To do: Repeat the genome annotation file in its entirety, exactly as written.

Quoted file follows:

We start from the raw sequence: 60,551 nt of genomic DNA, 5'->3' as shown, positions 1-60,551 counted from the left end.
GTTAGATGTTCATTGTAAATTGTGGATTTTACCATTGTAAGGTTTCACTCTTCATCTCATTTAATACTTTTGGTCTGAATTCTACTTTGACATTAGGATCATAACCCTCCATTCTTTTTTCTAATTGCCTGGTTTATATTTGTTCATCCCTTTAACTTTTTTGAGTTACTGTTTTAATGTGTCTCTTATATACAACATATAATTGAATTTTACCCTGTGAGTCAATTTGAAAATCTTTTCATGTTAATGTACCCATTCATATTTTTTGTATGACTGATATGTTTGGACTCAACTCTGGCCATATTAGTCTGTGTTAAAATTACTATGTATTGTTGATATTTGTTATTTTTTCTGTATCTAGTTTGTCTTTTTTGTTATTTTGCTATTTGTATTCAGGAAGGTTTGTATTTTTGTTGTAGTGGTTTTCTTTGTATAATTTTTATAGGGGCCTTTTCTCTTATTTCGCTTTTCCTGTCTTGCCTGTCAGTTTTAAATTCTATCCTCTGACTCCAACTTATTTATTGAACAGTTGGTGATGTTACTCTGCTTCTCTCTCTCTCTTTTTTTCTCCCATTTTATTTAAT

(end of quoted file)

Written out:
We start from the raw sequence: 60,551 nt of genomic DNA, 5'->3' as shown, positions 1-60,551 counted from the left end.
GTTAGATGTTCATTGTAAATTGTGGATTTTACCATTGTAAGGTTTCACTCTTCATCTCATTTAATACTTTTGGTCTGAATTCTACTTTGACATTAGGATCATAACCCTCCATTCTTTTTTCTAATTGCCTGGTTTATATTTGTTCATCCCTTTAACTTTTTTGAGTTACTGTTTTAATGTGTCTCTTATATACAACATATAATTGAATTTTACCCTGTGAGTCAATTTGAAAATCTTTTCATGTTAATGTACCCATTCATATTTTTTGTATGACTGATATGTTTGGACTCAACTCTGGCCATATTAGTCTGTGTTAAAATTACTATGTATTGTTGATATTTGTTATTTTTTCTGTATCTAGTTTGTCTTTTTTGTTATTTTGCTATTTGTATTCAGGAAGGTTTGTATTTTTGTTGTAGTGGTTTTCTTTGTATAATTTTTATAGGGGCCTTTTCTCTTATTTCGCTTTTCCTGTCTTGCCTGTCAGTTTTAAATTCTATCCTCTGACTCCAACTTATTTATTGAACAGTTGGTGATGTTACTCTGCTTCTCTCTCTCTCTTTTTTTCTCCCATTTTATTTAAT